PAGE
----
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New study highlights ‘exceptional challenges’ of bereavement during COVID-19 pandemic

27 November 2020

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The interim findings of a survey of people bereaved in the UK since March have laid bare the difficulties and distress experienced by those who have lost a loved one this year.

The first UK-wide survey exploring bereavement experiences and support was carried out by Cardiff University and the University of Bristol, with many participants describing a lack of support following a loved one’s death.

The survey found 45% were not contacted by the hospital or care provider following a bereavement, while more than half were not provided with any information about bereavement support (51%) and 56% of people who tried to access bereavement services also experienced difficulties.

The researchers, including a team from the Marie Curie Palliative Care Research Centre, are conducting the research to give voice to the experiences of people bereaved in the UK of any cause since 16 March. The team has released findings from the first 532 respondents to the survey, which remains open until December 31.

Of those surveyed so far:

  • Almost half (46%) had lost a loved one who had a confirmed or suspected COVID-19 infection;
  • COVID-19 deaths were significantly associated with higher levels of negative death and mourning experiences (e.g. contact with loved one prior to death, social isolation following death) except for restricted funeral arrangements, which affected almost all respondents (94%);
  • 70% of bereaved people whose loved one died of a confirmed COVID-19 infection had limited contact with them in the last days of life; 85% were unable to say goodbye as they would have liked and 75% experienced social isolation and loneliness.

Dr Emily Harrop, from the Marie Curie Palliative Care Research Centre based at Cardiff University and a research associate in the School of Medicine, said: “The survey results so far show the exceptional challenges of pandemic bereavement in terms of difficult experiences at the end of life, restricted funerals and social isolation.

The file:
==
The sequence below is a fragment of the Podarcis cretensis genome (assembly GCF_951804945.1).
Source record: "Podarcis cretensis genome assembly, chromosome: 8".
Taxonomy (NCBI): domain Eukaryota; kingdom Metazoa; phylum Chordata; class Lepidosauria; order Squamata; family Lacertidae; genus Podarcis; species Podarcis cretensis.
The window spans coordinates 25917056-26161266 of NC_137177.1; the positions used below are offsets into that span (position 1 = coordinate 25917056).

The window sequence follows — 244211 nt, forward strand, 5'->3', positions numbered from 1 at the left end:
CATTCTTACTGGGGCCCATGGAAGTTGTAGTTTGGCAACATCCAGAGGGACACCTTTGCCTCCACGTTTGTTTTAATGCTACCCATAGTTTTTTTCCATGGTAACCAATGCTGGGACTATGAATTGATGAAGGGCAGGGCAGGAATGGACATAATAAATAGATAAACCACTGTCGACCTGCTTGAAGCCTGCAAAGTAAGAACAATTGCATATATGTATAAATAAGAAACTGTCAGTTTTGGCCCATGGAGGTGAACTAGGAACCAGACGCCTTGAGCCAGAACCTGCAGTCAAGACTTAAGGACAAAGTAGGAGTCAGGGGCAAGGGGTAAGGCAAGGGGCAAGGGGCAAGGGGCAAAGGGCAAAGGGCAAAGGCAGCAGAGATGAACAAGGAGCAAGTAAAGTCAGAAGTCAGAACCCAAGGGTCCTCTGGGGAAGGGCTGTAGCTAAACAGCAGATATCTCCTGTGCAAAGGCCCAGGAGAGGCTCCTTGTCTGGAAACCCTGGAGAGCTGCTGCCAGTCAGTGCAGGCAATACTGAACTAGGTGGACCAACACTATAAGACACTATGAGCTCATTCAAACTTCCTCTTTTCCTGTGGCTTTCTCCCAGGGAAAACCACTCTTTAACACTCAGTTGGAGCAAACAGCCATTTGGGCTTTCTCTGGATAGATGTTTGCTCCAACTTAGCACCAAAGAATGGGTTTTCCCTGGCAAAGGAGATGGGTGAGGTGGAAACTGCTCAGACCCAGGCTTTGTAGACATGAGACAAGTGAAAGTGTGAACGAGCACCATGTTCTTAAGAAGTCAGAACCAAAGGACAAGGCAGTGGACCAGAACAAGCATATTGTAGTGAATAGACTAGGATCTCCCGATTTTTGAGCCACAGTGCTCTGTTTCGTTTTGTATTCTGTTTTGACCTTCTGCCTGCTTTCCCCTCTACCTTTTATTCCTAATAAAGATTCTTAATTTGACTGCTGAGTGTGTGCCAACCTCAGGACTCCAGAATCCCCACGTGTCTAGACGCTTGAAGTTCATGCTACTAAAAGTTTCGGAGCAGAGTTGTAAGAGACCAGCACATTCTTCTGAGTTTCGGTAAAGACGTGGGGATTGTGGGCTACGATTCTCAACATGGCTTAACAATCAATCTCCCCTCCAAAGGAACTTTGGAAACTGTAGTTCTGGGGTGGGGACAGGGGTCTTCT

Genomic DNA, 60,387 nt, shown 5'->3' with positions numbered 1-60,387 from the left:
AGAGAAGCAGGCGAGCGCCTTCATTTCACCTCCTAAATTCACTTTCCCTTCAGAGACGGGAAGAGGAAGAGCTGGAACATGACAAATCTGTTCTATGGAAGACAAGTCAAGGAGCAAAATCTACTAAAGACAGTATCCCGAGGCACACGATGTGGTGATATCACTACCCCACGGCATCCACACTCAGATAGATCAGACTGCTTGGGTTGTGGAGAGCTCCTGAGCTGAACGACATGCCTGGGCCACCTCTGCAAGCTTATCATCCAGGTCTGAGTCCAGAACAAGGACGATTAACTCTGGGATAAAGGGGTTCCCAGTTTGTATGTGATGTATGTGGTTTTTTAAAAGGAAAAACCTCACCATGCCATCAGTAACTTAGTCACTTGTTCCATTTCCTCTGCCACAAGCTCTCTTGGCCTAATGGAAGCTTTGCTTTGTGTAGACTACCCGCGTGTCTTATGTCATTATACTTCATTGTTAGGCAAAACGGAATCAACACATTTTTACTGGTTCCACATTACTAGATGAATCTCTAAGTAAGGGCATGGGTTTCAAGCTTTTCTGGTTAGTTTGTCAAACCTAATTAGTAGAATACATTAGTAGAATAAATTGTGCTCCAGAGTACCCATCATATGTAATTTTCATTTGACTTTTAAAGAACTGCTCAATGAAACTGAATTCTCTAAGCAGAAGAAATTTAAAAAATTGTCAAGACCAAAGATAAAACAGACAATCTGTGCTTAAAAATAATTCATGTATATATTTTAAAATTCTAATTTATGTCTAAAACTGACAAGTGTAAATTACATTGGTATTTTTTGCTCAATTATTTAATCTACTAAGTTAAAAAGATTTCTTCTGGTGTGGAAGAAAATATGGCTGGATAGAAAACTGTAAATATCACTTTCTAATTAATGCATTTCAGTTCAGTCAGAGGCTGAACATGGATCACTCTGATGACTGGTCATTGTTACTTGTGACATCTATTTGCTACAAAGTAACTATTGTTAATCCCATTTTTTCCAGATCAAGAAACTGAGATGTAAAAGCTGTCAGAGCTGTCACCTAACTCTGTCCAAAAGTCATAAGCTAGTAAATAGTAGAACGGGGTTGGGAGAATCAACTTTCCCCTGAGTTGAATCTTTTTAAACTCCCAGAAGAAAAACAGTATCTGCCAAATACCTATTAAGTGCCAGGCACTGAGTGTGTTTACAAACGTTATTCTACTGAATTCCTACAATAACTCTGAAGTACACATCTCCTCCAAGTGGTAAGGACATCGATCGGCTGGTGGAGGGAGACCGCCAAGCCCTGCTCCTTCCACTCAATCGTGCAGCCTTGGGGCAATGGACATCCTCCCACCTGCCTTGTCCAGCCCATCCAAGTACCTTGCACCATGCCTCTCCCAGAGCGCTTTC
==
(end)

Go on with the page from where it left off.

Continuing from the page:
“Alongside these difficulties and relatively high levels of needs, bereaved people also report problems accessing support from friends and family and bereavement services."

It is crucial that policy makers and those providing care and support to patients make changes to better support family members and close friends before and after a death.

Dr Emily Harrop Research Associate

Participants also described communication problems with healthcare providers during their loved one’s care and death, with one in four reporting they were not involved in decisions about the care of their loved one.

One bereaved daughter, commenting during the study, said: “When the hospital wouldn't let me in with my dad from the ambulance that is the last time I saw him. It was a Friday and we couldn't get to speak to anyone until the Tuesday.

“It was hard to get through and once when I did the person just dropped into the conversation that dad had COVID-19 – it was a shock. There was very little information and no support and no contact.”

On the basis of these interim findings, which will be circulated to policy makers and bereavement services and are available on the study website, the researchers recommend:

  • Steps are taken to reduce the trauma of bad death experiences, by improving communication by healthcare professionals at the end of life, including the family in decision-making and enabling family contact where at all possible;
  • Healthcare providers better support families after a death, including providing information about different types of bereavement support and services;
  • Flexible support bubble arrangements for the recently bereaved to tackle social isolation and vulnerability in early bereavement and during funerals;
  • Increased provision of bereavement services in areas which currently have long waiting lists.

The researchers are also encouraging more men and people from ethnic minority backgrounds to take part to ensure the survey is representative of the population affected.

Dr Lucy Selman, from the Palliative and End of Life Care Research Group and the Centre for Academic Primary Care at the University of Bristol, said: "There have now been over 70,000 excess deaths in the UK during the pandemic, in addition to an estimated 450,000 deaths every nine months.

“With each death leaving around five people bereaved, 2.6 million people have been bereaved in the UK at a time of profound disruption to our social support networks as well as intense pressure on health and social care. We now have the opportunity to prevent a further mental health crisis by implementing our recommendations to improve end of life care and bereavement support.”

The survey has been funded by UK Research and Innovation via the Economic and Social Research Council. The full study findings will be analysed and published in a peer-review journal in the first quarter of 2021.

To take part in the survey before December 31, visit https://www.covidbereavement.com/

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